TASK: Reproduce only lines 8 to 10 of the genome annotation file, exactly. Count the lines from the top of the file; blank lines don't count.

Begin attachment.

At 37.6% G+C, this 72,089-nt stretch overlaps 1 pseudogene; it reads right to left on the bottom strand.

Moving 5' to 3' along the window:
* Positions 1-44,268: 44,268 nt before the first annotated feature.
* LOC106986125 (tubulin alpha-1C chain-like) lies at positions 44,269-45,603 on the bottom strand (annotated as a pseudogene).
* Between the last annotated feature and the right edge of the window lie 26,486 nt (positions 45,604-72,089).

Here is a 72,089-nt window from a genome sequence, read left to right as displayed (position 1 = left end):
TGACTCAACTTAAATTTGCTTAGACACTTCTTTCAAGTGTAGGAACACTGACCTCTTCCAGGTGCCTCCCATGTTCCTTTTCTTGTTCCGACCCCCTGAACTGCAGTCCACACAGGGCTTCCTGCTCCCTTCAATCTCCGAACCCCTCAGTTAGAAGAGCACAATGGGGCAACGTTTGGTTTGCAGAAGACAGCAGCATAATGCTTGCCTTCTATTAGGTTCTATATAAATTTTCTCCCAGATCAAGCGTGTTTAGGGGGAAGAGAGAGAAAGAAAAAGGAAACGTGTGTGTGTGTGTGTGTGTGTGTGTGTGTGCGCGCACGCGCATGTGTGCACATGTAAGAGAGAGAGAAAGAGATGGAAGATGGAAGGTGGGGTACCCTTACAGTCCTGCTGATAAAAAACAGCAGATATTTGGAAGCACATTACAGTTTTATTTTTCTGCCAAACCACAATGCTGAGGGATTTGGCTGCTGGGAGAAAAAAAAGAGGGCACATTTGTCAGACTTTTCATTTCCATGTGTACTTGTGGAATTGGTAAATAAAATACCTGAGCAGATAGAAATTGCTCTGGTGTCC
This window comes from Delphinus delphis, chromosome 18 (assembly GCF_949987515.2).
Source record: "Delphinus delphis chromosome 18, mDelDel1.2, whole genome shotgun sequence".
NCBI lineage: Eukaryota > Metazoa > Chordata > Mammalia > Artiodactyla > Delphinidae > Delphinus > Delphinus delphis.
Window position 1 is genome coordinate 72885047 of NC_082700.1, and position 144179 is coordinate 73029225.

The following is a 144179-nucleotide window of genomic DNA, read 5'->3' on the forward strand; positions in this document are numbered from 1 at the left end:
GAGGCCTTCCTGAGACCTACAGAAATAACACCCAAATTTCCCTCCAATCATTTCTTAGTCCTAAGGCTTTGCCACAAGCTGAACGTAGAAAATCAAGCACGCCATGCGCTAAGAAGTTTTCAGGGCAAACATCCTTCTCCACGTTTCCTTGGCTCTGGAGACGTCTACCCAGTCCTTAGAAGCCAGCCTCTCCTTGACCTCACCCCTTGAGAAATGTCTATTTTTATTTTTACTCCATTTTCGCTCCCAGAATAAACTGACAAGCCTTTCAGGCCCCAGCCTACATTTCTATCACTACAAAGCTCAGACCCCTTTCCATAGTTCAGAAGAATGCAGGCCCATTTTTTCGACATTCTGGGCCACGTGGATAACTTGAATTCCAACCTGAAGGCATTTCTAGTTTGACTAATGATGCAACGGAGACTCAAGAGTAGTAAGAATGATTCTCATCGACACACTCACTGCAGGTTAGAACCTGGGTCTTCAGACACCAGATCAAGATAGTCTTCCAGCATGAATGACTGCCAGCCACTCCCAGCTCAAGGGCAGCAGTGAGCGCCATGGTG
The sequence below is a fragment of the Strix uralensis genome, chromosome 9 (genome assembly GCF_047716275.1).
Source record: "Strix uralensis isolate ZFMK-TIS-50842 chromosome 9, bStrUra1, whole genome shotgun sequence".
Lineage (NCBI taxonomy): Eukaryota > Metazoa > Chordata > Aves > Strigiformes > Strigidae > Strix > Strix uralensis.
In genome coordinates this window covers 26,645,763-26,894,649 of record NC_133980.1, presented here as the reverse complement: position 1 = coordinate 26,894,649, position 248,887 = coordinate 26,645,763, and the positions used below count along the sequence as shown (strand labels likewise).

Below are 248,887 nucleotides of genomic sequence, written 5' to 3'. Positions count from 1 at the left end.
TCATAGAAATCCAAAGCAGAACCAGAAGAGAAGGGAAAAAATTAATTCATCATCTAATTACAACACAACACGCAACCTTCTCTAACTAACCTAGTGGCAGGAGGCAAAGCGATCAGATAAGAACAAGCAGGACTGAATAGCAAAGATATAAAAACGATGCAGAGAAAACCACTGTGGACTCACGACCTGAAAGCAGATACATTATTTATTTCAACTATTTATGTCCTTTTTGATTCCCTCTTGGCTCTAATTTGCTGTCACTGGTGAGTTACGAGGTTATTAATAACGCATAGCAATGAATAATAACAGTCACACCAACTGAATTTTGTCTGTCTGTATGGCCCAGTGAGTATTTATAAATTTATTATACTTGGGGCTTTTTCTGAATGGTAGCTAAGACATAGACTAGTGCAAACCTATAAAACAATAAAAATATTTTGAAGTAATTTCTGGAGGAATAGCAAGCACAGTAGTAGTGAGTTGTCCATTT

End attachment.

This window comes from Delphinus delphis, chromosome 18 (assembly GCF_949987515.2).
Source record: "Delphinus delphis chromosome 18, mDelDel1.2, whole genome shotgun sequence".
NCBI lineage: Eukaryota > Metazoa > Chordata > Mammalia > Artiodactyla > Delphinidae > Delphinus > Delphinus delphis.